– mng
    Jul 10 '13 at 22:23

I think you're confusing an aerial and transmission line when you mention wavelength in the order of 1 meter - the transmission line equation is essentially independent of the frequency (and hence wavelength).

You're correct to think in terms of transmission lines . The other thing to realize is that this op amp is a current feedback amp (and not the 'normal' voltage feedback amp).

{see http://en.wikipedia.org/wiki/Current-feedback_operational_amplifier }

The 49.9 ohm terminating the first op amp output sets its output impedance to 50 ohm (nominal). The second 49.9 ohm resistor terminates what is in effect a non resonant 50 ohm transmission line and produces a flatly tuned circuit. The result of this termination is to reduce the gain of the first stage by half which looks rather odd but is necessary to maintain the flat tuning of the stage.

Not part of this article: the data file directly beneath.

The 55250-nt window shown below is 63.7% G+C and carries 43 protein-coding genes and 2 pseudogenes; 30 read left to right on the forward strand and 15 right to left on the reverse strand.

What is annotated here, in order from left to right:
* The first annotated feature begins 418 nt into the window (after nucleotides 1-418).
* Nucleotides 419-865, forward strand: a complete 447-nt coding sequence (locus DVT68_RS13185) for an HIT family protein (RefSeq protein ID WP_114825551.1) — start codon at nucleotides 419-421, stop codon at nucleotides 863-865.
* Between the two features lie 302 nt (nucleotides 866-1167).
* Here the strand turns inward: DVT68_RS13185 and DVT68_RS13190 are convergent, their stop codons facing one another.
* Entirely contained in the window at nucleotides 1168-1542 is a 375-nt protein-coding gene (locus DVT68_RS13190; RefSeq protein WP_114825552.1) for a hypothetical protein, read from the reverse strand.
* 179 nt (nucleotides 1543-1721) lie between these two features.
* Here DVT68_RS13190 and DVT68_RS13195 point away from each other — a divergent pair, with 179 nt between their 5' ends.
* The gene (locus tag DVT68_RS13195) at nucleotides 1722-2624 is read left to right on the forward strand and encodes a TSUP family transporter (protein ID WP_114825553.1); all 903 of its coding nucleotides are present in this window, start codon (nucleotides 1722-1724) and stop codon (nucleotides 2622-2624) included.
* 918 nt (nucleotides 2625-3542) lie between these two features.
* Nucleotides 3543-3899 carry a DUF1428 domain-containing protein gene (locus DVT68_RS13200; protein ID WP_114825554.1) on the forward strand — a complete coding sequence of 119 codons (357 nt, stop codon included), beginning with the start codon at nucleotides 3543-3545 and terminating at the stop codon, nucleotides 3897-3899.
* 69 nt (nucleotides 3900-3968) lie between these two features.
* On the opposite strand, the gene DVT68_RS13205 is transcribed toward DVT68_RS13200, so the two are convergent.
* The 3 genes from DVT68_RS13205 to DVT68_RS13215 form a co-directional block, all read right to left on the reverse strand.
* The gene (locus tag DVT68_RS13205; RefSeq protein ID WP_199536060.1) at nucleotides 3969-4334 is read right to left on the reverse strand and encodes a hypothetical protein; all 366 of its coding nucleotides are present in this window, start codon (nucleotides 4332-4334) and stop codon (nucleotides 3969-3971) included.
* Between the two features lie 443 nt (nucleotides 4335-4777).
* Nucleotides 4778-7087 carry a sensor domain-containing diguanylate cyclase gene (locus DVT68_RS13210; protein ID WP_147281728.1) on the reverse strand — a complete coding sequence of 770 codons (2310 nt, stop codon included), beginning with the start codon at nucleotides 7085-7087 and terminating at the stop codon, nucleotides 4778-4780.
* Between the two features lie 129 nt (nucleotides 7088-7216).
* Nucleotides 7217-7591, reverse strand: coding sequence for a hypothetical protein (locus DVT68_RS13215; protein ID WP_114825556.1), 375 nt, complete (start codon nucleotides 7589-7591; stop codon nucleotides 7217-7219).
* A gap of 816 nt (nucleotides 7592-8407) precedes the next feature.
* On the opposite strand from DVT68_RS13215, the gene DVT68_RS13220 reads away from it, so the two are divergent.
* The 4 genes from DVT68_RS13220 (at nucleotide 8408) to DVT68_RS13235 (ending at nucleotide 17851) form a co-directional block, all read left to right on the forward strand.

enter image description here

Getting back to the 39pf capacitor. It boosts the signal at the high frequency end and compensates for the roll-off in gain but will mis-match the termination leading to some reflection at high frequency.

The circuit is designed to slot straight into a 50 ohm system transmission line system.

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    \$\begingroup\$ Phil's remark about wavelength seems perfectly valid to me. The author of the linked article shows the same circuit for a 10.7MHz IF amplifier for an FM broadcast receiver. The idea that the connection between the two opamps in the same package should be treated as a transmission line at 10.7MHz is a bit far-fetched - and why 50Ω anyway? \$\endgroup\$
    – MikeJ-UK
    Jul 10 '13 at 8:17
  • \$\begingroup\$ @MikeJ-UK Wavelength is not important in this design as the op amp bandwidth limits the upper usable frequencies resulting in a short, non resonant transmission line (terminating load dominant). The first resonance occurring at quarter wavelength. The designer of the original circuit has decided at some point to keep everything at 50 ohm - probably to aid testing of circuits. Apart from pcb design using 50 ohm strip there is no reason why other values could not have been used. The 10.7MHz circuit shows this by using 332 ohm resistors to match the impedance of the SAW filter. \$\endgroup\$ Jul 10 '13 at 8:51